Purpose: This paper aims to describe an interprofessional leadership training program curriculum implemented by a new maternal and child health leadership training program, its collaboration with a well-established leadership consortium, the measures taken to evaluate this training and implications for other leadership programs. Design/methodology/approach: The intentional leadership program weaves together the complementary core threads to create strong sets of skills in the areas of personal leadership, leading and influencing others and creating effective interprofessional partnerships with others around women and children’s health. Findings: The strong emphasis on the incorporation of leadership competencies coupled with evidence-based leadership training strengthens students’ clinical skills, enhances workforce development and increases interdisciplinary health care practices. Research limitations/implications: The findings presented in this paper are limited to self-reported changes in understanding components of leadership skills for self, others and the wider community and attitudes and beliefs related to interdisciplinary training and interprofessional team decision-making. Social implications: The in-depth focus on one’s self, teams and on the wider community enhances each individual’s grasp of how people and organizations approach women and children’s health challenges and strengthens their ability to negotiate among the diverse disciplines and cultures. Originality/value: This paper details the intentional incorporation of leadership skill development throughout an academic program and brings to focus the importance of thoughtful leadership development to prepare participants to anticipate, manage and take advantage of changes in knowledge and health care delivery systems.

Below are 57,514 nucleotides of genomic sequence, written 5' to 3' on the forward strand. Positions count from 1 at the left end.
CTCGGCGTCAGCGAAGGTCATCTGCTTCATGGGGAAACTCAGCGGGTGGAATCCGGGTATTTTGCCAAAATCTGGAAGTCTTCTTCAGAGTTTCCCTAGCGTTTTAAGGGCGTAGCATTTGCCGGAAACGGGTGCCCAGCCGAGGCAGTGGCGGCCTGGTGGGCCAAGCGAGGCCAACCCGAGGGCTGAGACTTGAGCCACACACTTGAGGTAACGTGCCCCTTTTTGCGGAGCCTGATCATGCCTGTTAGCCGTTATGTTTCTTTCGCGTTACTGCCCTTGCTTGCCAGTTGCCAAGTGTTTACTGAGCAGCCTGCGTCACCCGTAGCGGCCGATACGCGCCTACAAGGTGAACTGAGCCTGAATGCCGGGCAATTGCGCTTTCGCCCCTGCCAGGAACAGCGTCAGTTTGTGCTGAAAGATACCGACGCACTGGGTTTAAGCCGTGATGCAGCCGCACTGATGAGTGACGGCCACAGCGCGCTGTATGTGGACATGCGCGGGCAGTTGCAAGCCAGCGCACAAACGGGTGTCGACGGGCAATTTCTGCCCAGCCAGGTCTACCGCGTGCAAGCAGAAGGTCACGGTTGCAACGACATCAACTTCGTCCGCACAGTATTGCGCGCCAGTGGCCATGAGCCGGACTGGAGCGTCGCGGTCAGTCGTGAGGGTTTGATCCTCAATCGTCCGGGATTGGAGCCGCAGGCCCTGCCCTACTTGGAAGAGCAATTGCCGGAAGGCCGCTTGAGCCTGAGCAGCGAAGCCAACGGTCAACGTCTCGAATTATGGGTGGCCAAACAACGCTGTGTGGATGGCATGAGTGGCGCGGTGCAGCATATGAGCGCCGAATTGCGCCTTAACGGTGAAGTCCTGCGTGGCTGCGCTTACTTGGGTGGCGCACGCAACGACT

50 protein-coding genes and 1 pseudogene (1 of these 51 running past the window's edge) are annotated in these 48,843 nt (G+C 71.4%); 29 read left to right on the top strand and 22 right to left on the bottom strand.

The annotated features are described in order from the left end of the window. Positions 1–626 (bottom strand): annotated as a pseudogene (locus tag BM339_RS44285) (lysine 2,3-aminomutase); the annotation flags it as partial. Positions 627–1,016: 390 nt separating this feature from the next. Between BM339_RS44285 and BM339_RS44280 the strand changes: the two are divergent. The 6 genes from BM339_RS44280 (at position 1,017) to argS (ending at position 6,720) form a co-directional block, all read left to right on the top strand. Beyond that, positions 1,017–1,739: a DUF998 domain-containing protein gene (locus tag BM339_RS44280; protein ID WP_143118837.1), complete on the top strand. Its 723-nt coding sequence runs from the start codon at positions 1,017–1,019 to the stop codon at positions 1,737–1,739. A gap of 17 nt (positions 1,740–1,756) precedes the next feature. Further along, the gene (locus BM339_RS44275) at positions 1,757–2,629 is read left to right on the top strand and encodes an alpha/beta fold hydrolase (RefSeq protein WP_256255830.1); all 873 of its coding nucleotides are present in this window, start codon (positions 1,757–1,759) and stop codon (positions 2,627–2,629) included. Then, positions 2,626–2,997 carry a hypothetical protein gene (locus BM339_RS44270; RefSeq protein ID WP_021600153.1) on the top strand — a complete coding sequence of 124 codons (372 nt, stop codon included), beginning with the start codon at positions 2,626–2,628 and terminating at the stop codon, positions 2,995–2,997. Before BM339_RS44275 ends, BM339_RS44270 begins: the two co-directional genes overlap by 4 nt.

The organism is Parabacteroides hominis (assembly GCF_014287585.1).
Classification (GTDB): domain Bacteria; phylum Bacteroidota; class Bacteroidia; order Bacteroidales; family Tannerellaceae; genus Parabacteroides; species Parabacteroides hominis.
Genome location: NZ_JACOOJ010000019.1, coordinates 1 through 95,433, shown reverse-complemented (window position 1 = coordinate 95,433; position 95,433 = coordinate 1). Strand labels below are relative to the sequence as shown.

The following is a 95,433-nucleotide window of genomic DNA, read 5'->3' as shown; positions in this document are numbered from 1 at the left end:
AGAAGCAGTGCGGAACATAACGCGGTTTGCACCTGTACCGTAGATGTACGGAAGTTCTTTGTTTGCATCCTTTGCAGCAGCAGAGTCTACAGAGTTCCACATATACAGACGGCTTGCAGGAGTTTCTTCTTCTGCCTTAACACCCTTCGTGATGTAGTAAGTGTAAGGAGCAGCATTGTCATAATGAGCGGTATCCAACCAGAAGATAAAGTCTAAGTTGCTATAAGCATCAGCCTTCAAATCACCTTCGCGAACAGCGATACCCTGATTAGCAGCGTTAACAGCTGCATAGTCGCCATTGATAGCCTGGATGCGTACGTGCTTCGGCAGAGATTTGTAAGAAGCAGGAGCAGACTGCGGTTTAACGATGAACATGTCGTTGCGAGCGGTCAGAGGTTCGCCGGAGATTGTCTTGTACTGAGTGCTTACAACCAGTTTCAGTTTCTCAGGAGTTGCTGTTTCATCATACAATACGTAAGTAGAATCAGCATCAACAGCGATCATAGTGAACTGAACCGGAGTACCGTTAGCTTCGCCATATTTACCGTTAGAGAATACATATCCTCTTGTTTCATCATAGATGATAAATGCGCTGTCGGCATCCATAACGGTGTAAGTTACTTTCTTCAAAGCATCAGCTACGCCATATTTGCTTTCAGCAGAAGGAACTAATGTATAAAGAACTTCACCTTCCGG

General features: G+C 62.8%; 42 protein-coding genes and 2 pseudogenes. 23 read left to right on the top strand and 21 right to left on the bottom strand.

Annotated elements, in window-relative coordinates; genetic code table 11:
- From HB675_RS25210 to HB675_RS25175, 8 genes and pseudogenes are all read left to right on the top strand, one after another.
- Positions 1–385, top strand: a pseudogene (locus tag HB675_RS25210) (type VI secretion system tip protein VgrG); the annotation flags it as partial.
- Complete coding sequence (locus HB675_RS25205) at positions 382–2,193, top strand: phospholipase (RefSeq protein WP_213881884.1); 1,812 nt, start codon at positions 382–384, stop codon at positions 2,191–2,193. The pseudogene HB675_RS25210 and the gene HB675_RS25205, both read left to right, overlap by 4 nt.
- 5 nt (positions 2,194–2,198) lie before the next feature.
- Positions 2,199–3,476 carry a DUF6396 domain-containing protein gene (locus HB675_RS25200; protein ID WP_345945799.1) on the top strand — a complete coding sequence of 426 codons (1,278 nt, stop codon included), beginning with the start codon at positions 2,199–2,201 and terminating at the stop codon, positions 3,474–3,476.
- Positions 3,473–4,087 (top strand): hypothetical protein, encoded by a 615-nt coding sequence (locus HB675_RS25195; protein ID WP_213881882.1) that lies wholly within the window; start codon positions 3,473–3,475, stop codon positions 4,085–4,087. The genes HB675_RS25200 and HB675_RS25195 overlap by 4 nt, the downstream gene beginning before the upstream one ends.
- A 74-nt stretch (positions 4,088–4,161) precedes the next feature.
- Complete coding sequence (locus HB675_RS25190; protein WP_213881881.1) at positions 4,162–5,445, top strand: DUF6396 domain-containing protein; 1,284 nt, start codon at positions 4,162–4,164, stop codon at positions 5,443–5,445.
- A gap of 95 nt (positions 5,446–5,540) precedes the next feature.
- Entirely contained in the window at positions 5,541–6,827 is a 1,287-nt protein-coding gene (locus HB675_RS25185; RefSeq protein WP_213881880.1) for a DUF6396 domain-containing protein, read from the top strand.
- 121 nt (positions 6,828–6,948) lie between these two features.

- Health leadership competencies
ASJC Scopus subject areas
- Health Policy